Food inflation is slowing as well. Last month, we saw the smallest increase in food prices in almost two years. And much of that increase was due to

the avian flu outbreak, which has driven up the egg prices around in the United States.

It's not just gas and food prices though, when we look at what economists call core inflation, which takes out energy and food, we see welcome news

as well. Core inflation is down to the lowest level in a year. Over the past three months, core inflation has come down to three percent on an

annualized basis. That's down from more than six percent at the beginning of 2022.

Cost of goods is actually falling as prices from everything from computers to use cars are coming down as well. And inflation and the core services is

moderating as well. You know, and as inflation is coming down, take home pay for workers is going up. Workers' wages are higher now than they were

seven months ago adjusted for inflation. Wages for lower income and middle income workers have gone up even more. It all adds up to break for

consumers, real breathing room for families, and more proof that my economic plan is working.


When I came to office almost two years ago, the economy was flat on its back, as you all remember. Millions of people lost their jobs through no

fault of their own. Millions, millions who kept their jobs, saw the hours and paychecks cut, hundreds of thousands of small businesses permanently

closed their doors. People were hurting badly. That's what we inherited. A pandemic was raging and the economy was reeling. We acted decisively to put

in place a new strategy that would build a rescue and would rescue the economy from the pandemic downturn.

At the same time, we laid the foundation for a stronger, more resilient economy for decades to come. An economy that grows from the bottom up and

the middle out. Now two -- now two years in, it's clear, clearer than ever that my economic plan is actually working.

Here's what we've learned, just last week, unemployment is the lowest it's been in 50 years. I'll say that again, lowest unemployment rate in a half a

century. My first two years in office where the two strongest years for job growth on record.

We created nearly 11 million jobs, including 750,000 manufacturing jobs. And there were two of the strongest years ever for small business creation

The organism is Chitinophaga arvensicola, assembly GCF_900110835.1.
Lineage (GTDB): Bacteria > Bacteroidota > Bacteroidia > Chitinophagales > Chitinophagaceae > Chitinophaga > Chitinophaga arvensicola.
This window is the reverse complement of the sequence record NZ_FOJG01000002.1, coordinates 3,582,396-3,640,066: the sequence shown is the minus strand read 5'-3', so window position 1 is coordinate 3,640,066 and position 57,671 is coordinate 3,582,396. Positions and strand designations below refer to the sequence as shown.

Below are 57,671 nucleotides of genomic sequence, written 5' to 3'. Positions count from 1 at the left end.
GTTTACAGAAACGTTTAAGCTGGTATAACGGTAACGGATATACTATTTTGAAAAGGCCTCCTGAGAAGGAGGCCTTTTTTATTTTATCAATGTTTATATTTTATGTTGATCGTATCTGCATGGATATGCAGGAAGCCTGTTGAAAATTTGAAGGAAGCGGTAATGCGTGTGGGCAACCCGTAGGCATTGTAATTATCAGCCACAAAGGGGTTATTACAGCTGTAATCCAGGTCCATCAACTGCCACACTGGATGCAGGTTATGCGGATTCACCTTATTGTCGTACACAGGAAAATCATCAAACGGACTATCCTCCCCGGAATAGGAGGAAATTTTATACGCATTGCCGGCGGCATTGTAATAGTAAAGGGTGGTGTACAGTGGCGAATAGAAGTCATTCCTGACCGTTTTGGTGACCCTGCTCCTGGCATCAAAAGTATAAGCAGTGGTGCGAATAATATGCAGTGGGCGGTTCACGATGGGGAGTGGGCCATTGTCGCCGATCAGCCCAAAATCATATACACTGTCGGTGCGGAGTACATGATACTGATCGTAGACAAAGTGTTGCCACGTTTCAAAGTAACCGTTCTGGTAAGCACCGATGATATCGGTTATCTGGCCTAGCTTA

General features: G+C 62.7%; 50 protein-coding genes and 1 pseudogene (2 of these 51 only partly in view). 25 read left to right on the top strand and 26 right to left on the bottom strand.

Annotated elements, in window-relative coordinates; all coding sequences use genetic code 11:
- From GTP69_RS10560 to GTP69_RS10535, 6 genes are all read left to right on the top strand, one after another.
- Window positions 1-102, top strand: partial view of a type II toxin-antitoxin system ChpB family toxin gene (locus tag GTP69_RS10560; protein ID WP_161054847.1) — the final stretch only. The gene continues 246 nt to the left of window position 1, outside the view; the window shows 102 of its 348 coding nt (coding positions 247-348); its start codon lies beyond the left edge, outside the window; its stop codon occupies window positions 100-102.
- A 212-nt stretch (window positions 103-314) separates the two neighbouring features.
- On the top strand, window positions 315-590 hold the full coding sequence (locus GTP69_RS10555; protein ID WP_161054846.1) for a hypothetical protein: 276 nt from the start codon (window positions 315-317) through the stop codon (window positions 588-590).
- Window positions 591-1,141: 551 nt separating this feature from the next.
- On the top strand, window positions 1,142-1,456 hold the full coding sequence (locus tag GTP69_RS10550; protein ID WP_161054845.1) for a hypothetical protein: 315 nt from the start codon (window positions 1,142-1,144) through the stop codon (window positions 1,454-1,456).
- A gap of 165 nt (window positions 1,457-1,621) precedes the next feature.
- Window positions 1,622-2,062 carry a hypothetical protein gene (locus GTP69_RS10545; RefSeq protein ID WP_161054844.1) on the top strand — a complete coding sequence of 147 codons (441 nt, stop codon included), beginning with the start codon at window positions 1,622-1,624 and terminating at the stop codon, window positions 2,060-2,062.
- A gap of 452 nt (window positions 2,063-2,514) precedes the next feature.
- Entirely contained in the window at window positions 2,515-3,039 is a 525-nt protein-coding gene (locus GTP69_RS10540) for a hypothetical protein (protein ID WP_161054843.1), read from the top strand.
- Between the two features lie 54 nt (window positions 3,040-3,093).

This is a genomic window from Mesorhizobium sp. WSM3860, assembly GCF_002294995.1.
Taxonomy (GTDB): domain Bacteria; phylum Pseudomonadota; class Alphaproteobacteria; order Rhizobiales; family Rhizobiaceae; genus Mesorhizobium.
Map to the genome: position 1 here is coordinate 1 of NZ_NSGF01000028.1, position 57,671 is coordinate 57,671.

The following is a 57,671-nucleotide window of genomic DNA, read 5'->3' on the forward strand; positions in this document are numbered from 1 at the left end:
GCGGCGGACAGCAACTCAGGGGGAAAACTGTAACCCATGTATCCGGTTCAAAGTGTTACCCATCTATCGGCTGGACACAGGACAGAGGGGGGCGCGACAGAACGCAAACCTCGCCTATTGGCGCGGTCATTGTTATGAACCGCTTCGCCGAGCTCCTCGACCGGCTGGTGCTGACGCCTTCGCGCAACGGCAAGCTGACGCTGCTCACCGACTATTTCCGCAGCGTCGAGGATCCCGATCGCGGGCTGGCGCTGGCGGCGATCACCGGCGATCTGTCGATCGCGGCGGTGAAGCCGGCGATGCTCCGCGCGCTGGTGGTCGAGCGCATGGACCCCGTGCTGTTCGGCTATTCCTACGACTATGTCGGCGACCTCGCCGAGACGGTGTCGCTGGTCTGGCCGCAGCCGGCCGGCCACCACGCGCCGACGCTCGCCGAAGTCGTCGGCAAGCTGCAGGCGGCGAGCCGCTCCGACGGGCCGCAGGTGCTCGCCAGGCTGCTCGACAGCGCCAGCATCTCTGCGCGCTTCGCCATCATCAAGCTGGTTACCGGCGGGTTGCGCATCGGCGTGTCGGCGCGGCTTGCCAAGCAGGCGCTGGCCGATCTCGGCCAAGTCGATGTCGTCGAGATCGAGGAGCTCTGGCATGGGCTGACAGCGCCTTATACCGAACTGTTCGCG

as well. And today, unemployment rate is near record for lows for blacks and Hispanic, Black and Hispanic workers near record lows. And it's the

lowest ever on record for people with disabilities.

We're seeing American families breathing leisure. More Americans have health insurance than they did ever in our history. Fewer families are

facing foreclosures today than before the pandemic. And we still have more work to do, though, but we're clearly moving in the right direction, and

there are more -- there's more breathing room in store for American workers and families.

Starting last week, as of January 1, month supply of insulin is now capped at $35 for seniors on Medicare. Some are paying hundreds of dollars every

month for their insulin, but not anymore. Starting last week, if big pharma raises prices faster than inflation, they're going to face big penalties.

Starting last week, American can get tax credits when they install energy efficient appliances in their homes, like heat pumps, or solar panels, or

when they buy electric vehicles. These were all pieces of what that big law that we passed last year. Now, they're kicking in, and Americans are

starting to feel the benefits in their everyday lives, but that's not all. We're seeing historic investments in American manufacturing, turning in new

factories and new jobs from Arizona, Ohio, Georgia, New York.

Companies have announced nearly $300 billion and manufacturing investments here in the United States since I became president. Instead of exporting

jobs, like we did for decades, we're now creating jobs and exporting product, creating jobs and exporting products. That's the idea. Now, the

House has elected a new speaker, I can call -- congratulated and ready to work with them or any Republican Congress to make progress on -- for the

American people.